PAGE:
Led by their excitable, animated skip, Alberta won its first Canadian women's curling championship in 14 years Sunday.
Heather Nedohin's team from Edmonton beat B.C.'s Kelly Scott 7-6 to win the Scotties Tournament of Hearts.
Nedohin, third Beth Iskiw, second Jessica Mair and lead Laine Peters will represent Canada at the world championship next month in Lethbridge, Alta.
"Our composure was outstanding," Nedohin said after the championship game.
The 36-year-old was the most interesting skip to watch at this year's Tournament of Hearts.
She lived every shot with her body language and facial expressions. Waving her arms, jerking, contorting and shouting with zero consideration for her strained vocal chords, Nedohin entertained.
Caught on television uttering an expletive earlier in the week, she changed her exclamations to "sugarballs."
"I'm an intense player with emotions," Nedohin said. "I don't think I hold anything back. It's just who I am. If you come and watch me at the Red Deer bonspiel, I do the same thing."
If the name Nedohin sounds familiar in curling, it's because husband David won four Canadian championship throwing fourth stones for Randy Ferbey's team. The couple have two daughters and live in Sherwood Park.
Alberta teams were Canada's representative in women's curling at the 2006 and 2010 Olympic Games, but Nedohin's national women's title was the province's first since 1998.
Nedohin was on that team playing third for Cathy Borst. They won bronze at the world championship that year.
Nedohin's rink opened this year's Tournament of Hearts 2-3, but won five of their last six to secure the fourth and final playoff berth.
Their support in the Enmax Centrium became more vocal as they gained momentum.
Nedohin fed off that energy, but drama also dogged the team. A stopwatch flying off Mair's broom onto the ice in a pivotal sixth end Sunday was one in a series of incidents. Mair had to stop sweeping to brush the watch away.
Alberta squeaked into the championship game by beating four-time champion Jennifer Jones 6-5 in an extra end in Saturday's semifinal. The measurement needed to declare the winner created the most tense moment of the tournament.
"Every time someone wins an event like this or goes onto the worlds, you look back at those games that were by the skin of your teeth and last night was one of them," said Nedohin's husband David. "It's an amazing field and for them to come out of it, I'm flabbergasted."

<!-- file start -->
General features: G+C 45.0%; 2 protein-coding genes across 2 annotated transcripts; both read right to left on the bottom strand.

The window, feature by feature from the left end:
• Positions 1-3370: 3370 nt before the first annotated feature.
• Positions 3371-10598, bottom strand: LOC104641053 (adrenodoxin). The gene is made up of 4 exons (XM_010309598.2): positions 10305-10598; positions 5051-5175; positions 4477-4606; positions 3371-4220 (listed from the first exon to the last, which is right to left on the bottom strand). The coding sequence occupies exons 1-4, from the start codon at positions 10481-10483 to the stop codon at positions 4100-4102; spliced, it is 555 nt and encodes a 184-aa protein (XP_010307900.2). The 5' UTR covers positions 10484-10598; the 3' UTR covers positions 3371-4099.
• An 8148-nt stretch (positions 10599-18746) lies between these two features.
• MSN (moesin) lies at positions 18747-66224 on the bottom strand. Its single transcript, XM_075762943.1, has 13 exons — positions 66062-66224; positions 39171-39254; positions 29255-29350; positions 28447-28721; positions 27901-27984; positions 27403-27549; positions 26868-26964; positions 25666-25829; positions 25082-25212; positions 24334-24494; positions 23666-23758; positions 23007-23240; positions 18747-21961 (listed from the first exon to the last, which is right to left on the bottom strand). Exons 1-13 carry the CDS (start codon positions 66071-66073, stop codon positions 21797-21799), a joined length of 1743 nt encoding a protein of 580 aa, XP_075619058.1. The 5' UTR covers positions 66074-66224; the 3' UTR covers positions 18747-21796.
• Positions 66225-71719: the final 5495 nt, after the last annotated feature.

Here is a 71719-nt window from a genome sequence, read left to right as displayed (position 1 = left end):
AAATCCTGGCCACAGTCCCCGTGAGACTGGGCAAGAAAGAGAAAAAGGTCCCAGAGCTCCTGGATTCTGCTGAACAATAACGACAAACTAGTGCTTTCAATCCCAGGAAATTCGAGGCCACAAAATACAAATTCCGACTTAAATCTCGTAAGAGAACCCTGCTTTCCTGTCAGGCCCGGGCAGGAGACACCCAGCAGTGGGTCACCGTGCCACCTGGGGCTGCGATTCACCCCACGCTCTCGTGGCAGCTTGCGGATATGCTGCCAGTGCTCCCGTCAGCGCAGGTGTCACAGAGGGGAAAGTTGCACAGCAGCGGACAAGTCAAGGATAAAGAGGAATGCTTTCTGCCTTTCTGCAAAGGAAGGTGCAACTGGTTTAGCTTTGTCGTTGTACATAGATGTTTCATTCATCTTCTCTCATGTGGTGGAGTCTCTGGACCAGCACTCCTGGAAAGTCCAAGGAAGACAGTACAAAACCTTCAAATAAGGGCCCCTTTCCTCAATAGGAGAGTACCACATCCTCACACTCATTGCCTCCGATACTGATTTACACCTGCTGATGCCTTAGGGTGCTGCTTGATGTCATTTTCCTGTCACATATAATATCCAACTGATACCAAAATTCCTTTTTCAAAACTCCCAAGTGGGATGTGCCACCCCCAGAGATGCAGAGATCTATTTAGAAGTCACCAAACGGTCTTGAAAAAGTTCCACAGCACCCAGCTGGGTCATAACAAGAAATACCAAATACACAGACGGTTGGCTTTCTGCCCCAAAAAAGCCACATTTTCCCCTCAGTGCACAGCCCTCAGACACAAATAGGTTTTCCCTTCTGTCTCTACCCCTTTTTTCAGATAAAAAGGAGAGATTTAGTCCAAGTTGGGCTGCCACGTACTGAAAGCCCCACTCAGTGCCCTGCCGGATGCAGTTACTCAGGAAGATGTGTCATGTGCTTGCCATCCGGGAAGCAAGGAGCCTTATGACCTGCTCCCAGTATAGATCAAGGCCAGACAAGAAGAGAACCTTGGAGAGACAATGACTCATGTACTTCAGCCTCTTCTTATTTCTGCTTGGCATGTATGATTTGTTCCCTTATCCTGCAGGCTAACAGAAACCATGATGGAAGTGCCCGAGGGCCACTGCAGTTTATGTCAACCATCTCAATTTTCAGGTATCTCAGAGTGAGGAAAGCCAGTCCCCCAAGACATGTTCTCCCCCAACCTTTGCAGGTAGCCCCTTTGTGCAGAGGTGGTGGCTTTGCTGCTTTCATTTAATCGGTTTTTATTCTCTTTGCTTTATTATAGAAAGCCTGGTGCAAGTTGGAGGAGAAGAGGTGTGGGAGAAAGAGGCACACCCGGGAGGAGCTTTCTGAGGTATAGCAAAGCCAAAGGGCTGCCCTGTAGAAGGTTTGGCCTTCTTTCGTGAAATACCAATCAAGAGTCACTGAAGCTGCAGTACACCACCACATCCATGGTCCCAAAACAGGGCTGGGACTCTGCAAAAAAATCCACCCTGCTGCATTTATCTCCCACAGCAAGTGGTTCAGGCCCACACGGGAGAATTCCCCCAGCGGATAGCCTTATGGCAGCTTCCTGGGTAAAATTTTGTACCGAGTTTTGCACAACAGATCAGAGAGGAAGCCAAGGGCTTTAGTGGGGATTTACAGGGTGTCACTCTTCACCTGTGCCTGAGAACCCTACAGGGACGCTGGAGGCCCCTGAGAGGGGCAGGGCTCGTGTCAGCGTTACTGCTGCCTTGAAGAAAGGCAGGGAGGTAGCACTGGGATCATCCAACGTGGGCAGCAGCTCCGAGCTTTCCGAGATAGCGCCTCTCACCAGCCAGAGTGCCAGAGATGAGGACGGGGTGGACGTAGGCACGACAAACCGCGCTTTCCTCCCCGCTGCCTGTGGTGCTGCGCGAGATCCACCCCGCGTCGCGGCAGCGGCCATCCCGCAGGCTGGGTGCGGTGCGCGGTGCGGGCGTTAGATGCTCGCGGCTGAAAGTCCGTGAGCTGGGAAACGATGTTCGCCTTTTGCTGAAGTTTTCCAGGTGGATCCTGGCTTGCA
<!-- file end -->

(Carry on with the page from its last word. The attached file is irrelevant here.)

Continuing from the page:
In a playoff game against Quebec earlier Saturday, Peters used her broom and body to muscle a falling Mair away from Nedohin's last shot of the game to keep the second from burning it.
Nedohin's done some of her best curling in her home province. She won the Canadian junior championship in 1996 in Edmonton and the world junior title the same year in Red Deer.
Nedohin's teammates ranked near the top of their positions in shooting percentage throughout the tournament.
The skip often remarked during the week she needed to elevate her game to match that of her teammates.
After curling 78 per cent in the preliminary round, Nedohin rated 87 and 90 per cent in the playoff game against Quebec and in the semifinal respectively. Nedohin was 83 per cent accurate in Sunday's final in front of an appreciative 5,900.
Her team will return to the 2013 Scotties Tournament of Hearts in Kingston, Ont., wearing the Maple Leaf.
The prize purse for winning a national championship is substantial and opens doors for first-time winners.
Nedohin's team is also eligible for $144,000 of Sport Canada funding over a two-year period, as well as $40,000 from Own The Podium to cover training and competition costs.
They'll also get paid $10,000 to wear the crest of Scotties sponsor Kruger at the world championship.
"As a stay-at-home mom, I think I'm quite happy about that," Nedohin said. "As a woman in sports, I'm ecstatic. You know what? Holy sugarballs, I didn't know that."
They've also gained a berth in the $140,000 Canada Cup of Curling later this year and the international Continental Cup of Curling in 2013.
Manitoba's Jones won the bronze medal with an 8-6 win over Quebec.
B.C and Alberta earned $15,500 as finalists. Manitoba took home $12,000 for third place and Quebec $7,000 for fourth.
Alberta scored a pivotal three points in the sixth end against Scott on Sunday to take a 6-3 lead. Iskiw far outcurled B.C. counterpart Sasha Carter to take pressure off Nedohin.
Too many times, Scott was scrambling to defend or drawing for one against multiple Alberta stones.
"We've very disappointed in how we came to play today," said Scott, a Canadian champion in 2006 and 2007.
"We were heavy on way too many draws and they way outcurled us that game. We came in saying let the best team win and that was them today for sure."
Jones has the only team so far with one of eight berths to the Olympic trials Dec. 1-8, 2013, in Winnipeg. Jones wants to continue curling with third Kaitlyn Lawes, second Jill Officer and lead Dawn Askin.
"I haven't asked then, but in my mind, there's no doubt," Jones said. "I think they're terrific teammates, terrific human beings and amazing players. The plan is to play to the trials. I'm assuming they are, but I can't speak for them."
Attendance for the tournament was 94,997, ranking it fifth in the 31 years of the tournament.